Now, the questions become:
* If Indymac was responsible for Securitization at every step in the Process, and was responsible for writing the Pooling and Servicing Agreement, can they be held accountable for the loans that they are foreclosing on?
* Since Indymac was the Issuing Entity, can they actually modify loans, but refuse to do so because they can make money for OneWest Bank by refusing to do so?
* Does Indymac have to “buy back” the loan from the Indymac Trust in order to do a loan modification?
These are questions that I have no answer for. All I know is that at every step of the way, Indymac was involved in the process, and have taken steps to protect themselves from liability for loans that should never have been made.
As referred to earlier, the Agreement covers all aspects of the Securitization Process. With respect to Loan Modifications, the Agreement for Indymac INDA Mortgage Loan Trust 2007 – AR5, states on Page S-67:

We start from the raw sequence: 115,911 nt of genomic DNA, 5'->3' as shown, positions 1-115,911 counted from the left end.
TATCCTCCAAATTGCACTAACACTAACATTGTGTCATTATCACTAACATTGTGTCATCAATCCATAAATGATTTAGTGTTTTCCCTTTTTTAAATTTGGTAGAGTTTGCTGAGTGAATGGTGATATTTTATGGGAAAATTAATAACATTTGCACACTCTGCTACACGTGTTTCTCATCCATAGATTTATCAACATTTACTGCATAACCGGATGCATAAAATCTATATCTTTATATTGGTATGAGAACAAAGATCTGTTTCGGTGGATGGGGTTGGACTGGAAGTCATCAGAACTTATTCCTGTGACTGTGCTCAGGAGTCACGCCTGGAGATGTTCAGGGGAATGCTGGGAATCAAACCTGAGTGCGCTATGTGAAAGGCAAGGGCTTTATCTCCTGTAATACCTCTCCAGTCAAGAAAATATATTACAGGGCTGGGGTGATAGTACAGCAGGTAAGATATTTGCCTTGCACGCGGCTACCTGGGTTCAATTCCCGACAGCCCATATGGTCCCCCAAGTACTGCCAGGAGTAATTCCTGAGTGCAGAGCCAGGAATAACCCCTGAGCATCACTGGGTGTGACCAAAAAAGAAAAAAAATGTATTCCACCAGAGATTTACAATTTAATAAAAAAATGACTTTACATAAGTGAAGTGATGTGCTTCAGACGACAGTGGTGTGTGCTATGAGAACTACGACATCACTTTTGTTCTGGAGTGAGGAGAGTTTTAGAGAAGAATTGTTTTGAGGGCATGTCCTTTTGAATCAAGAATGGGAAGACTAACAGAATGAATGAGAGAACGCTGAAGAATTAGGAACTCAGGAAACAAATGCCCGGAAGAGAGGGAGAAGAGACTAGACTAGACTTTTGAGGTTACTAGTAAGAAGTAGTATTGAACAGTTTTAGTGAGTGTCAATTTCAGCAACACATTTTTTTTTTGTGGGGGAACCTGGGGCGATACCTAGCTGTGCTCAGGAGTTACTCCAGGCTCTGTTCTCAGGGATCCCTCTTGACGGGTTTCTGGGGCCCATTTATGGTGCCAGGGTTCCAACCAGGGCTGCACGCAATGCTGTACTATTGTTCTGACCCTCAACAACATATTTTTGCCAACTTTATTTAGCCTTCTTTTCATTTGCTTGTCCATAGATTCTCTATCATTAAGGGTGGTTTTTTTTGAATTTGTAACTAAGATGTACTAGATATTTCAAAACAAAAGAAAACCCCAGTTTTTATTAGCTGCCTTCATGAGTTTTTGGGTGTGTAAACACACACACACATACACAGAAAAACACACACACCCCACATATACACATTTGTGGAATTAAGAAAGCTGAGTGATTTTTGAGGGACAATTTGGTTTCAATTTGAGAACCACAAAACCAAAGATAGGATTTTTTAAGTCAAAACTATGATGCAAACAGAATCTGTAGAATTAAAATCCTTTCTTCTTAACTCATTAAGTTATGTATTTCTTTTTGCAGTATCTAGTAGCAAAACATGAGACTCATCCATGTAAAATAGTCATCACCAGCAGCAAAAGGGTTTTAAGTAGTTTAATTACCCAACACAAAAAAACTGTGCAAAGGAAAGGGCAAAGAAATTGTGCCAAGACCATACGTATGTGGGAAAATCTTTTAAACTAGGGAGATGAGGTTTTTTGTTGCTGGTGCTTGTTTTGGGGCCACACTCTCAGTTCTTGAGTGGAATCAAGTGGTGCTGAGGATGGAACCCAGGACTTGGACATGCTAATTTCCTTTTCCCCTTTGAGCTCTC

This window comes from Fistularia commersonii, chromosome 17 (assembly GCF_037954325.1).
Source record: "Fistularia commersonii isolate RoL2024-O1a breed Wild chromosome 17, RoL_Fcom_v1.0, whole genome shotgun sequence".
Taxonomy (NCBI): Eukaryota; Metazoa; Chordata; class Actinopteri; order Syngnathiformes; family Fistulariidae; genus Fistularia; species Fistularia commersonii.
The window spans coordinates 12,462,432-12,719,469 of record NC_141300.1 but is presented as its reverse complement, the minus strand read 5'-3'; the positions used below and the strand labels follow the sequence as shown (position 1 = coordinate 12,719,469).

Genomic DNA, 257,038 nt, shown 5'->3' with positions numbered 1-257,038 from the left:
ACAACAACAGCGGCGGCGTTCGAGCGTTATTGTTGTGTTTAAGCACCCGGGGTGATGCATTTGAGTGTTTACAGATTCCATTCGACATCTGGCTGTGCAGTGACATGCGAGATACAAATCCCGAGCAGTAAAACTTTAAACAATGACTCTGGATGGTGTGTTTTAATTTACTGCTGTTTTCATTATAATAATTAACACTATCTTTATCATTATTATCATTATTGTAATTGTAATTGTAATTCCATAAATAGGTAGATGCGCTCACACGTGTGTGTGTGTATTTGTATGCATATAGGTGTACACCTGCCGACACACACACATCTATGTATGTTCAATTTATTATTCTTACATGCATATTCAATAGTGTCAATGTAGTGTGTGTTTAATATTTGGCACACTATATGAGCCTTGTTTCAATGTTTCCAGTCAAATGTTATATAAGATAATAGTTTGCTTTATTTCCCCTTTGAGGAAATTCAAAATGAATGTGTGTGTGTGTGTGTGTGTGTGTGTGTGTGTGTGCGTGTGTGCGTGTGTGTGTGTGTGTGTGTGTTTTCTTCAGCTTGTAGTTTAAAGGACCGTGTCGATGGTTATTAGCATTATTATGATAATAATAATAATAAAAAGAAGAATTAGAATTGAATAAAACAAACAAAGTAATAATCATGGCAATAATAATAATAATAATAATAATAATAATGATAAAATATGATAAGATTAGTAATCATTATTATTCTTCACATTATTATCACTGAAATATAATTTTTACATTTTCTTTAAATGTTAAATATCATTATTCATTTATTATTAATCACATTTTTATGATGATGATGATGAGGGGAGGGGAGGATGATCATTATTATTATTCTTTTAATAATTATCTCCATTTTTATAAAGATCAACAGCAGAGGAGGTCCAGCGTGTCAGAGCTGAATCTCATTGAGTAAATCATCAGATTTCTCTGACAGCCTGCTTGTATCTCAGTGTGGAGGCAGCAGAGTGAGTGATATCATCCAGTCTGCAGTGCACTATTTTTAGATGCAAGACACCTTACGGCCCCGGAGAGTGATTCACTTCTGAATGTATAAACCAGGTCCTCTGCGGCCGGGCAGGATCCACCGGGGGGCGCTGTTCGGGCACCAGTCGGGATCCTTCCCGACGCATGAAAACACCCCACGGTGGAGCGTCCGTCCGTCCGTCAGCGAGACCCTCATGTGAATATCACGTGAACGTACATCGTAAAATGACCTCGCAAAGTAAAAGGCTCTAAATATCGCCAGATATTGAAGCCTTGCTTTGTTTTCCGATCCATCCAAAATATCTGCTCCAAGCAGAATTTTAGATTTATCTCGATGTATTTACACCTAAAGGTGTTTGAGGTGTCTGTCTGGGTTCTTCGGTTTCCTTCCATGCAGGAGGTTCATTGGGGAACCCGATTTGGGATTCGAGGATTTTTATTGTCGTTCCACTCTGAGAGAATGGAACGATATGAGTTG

Certain Modifications and Refinancings
The Servicer may modify any Mortgage Loan at the request of the related mortgagor, provided that the Servicer purchases the Mortgage Loan from the issuing entity immediately preceding the modification.
Page S-12 states the same “policy”:
The servicer is permitted to modify any mortgage loan in lieu of refinancing at the request of the related mortgagor, provided that the servicer purchases the mortgage loan from the issuing entity immediately preceding the modification. In addition, under limited circumstances, the servicer will repurchase certain mortgage loans that experience an early payment default (default in the first three months following origination). See “Servicing of the Mortgage Loans—Certain Modifications and Refinancings” and “Risk Factors—Risks Related To Newly Originated Mortgage Loans and Servicer’s Repurchase Obligation Related to Early Payment Default” in this prospectus supplement.